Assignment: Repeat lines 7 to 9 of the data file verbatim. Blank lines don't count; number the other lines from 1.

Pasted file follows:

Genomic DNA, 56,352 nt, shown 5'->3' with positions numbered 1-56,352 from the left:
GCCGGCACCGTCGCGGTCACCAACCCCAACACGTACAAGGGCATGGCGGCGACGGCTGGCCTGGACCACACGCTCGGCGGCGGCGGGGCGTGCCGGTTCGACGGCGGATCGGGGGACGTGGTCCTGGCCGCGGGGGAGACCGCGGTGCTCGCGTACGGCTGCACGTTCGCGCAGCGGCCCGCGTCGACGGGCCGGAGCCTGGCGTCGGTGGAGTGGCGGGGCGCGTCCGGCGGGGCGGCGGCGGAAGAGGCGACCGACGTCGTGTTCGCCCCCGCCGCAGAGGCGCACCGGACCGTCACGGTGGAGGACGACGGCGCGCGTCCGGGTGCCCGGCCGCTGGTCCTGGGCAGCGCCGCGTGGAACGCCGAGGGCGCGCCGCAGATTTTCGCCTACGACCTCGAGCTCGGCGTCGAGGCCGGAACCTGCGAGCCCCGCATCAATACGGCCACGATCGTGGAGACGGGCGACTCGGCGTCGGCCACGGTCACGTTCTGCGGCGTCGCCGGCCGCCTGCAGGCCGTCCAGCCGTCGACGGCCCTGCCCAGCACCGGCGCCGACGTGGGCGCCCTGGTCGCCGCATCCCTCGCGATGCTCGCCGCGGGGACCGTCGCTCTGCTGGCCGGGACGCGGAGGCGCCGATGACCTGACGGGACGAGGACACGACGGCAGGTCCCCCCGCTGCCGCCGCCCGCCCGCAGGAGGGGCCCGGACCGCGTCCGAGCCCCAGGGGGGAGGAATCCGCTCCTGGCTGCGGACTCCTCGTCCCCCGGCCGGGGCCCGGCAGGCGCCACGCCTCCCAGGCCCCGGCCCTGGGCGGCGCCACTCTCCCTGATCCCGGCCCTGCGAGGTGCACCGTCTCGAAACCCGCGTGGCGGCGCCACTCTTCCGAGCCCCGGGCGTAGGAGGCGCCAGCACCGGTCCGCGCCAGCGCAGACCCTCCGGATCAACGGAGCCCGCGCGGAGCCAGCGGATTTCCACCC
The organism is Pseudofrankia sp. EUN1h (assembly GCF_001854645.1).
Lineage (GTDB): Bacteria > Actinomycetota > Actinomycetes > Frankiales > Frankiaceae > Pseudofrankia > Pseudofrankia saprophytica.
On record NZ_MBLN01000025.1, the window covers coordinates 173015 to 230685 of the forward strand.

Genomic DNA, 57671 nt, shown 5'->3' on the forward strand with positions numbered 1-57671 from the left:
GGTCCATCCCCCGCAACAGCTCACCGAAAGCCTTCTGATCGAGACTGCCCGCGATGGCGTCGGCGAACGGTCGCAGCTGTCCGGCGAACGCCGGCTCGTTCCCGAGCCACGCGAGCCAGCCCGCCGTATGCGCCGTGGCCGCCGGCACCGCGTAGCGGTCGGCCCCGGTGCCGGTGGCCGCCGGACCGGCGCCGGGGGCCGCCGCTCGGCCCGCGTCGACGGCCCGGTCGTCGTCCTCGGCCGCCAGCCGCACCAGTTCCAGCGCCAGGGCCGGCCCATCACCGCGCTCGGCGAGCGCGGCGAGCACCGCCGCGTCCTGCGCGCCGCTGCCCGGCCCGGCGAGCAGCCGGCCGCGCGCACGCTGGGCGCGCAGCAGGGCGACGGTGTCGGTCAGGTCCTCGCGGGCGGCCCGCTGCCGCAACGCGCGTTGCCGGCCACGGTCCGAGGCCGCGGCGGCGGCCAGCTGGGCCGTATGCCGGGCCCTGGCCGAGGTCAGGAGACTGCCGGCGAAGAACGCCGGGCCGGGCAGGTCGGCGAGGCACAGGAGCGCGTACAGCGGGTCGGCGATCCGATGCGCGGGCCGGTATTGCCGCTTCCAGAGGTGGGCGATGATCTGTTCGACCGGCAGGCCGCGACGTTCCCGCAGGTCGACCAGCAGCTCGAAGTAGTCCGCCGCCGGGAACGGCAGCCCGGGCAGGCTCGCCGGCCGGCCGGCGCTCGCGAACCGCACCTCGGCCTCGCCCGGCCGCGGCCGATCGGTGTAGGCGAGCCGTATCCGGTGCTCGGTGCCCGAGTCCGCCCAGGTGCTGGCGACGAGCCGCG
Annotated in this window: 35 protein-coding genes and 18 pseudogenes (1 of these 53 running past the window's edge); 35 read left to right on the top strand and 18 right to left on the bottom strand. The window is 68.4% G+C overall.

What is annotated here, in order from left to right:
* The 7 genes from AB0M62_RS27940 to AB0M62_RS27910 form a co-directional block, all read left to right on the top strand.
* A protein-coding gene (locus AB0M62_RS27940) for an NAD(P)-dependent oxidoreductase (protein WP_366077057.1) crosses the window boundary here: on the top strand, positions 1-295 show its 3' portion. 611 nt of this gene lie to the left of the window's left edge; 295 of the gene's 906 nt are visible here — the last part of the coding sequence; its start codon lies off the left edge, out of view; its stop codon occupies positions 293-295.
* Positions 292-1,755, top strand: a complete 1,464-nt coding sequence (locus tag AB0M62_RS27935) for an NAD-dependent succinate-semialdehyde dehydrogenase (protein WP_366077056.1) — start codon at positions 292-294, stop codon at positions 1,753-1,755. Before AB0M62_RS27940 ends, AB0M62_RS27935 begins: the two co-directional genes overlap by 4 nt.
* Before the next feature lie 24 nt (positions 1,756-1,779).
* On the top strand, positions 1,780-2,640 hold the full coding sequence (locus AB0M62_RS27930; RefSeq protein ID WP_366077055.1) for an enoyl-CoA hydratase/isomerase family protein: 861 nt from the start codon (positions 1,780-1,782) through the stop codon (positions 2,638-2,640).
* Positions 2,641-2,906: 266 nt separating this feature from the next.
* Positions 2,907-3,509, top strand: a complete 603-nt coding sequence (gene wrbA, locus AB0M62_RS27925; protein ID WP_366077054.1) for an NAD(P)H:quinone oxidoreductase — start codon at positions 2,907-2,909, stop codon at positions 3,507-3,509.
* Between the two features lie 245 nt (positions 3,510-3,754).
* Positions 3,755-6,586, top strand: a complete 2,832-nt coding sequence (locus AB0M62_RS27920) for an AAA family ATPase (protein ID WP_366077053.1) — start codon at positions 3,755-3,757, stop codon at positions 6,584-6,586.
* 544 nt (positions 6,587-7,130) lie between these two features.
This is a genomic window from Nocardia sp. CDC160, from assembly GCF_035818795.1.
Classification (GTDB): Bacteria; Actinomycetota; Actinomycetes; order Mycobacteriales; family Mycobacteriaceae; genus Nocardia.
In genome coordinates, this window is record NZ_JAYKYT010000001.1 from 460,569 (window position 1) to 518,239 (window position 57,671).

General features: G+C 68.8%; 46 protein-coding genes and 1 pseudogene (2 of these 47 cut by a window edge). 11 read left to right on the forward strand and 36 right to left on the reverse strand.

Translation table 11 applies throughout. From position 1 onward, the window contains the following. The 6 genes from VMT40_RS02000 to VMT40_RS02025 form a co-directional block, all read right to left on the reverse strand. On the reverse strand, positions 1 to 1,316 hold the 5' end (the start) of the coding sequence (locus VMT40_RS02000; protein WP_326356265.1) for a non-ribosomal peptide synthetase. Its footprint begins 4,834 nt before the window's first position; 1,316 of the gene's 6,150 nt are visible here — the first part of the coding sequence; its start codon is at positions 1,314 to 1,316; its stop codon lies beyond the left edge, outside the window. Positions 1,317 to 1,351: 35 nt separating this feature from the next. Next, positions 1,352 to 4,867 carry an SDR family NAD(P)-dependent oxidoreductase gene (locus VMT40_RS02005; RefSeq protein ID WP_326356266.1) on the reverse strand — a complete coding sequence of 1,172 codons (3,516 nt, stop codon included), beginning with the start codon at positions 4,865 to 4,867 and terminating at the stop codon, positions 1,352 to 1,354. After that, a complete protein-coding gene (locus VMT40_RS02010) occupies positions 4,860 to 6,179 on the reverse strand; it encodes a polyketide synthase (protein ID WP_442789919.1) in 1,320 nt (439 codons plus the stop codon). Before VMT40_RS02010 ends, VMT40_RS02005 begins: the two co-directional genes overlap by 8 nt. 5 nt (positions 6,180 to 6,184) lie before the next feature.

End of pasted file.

GGTCCATCCCCCGCAACAGCTCACCGAAAGCCTTCTGATCGAGACTGCCCGCGATGGCGTCGGCGAACGGTCGCAGCTGTCCGGCGAACGCCGGCTCGTTCCCGAGCCACGCGAGCCAGCCCGCCGTATGCGCCGTGGCCGCCGGCACCGCGTAGCGGTCGGCCCCGGTGCCGGTGGCCGCCGGACCGGCGCCGGGGGCCGCCGCTCGGCCCGCGTCGACGGCCCGGTCGTCGTCCTCGGCCGCCAGCCGCACCAGTTCCAGCGCCAGGGCCGGCCCATCACCGCGCTCGGCGAGCGCGGCGAGCACCGCCGCGTCCTGCGCGCCGCTGCCCGGCCCGGCGAGCAGCCGGCCGCGCGCACGCTGGGCGCGCAGCAGGGCGACGGTGTCGGTCAGGTCCTCGCGGGCGGCCCGCTGCCGCAACGCGCGTTGCCGGCCACGGTCCGAGGCCGCGGCGGCGGCCAGCTGGGCCGTATGCCGGGCCCTGGCCGAGGTCAGGAGACTGCCGGCGAAGAACGCCGGGCCGGGCAGGTCGGCGAGGCACAGGAGCGCGTACAGCGGGTCGGCGATCCGATGCGCGGGCCGGTATTGCCGCTTCCAGAGGTGGGCGATGATCTGTTCGACCGGCAGGCCGCGACGTTCCCGCAGGTCGACCAGCAGCTCGAAGTAGTCCGCCGCCGGGAACGGCAGCCCGGGCAGGCTCGCCGGCCGGCCGGCGCTCGCGAACCGCACCTCGGCCTCGCCCGGCCGCGGCCGATCGGTGTAGGCGAGCCGTATCCGGTGCTCGGTGCCCGAGTCCGCCCAGGTGCTGGCGACGAGCCGCG
Annotated in this window: 35 protein-coding genes and 18 pseudogenes (1 of these 53 running past the window's edge); 35 read left to right on the top strand and 18 right to left on the bottom strand. The window is 68.4% G+C overall.

What is annotated here, in order from left to right: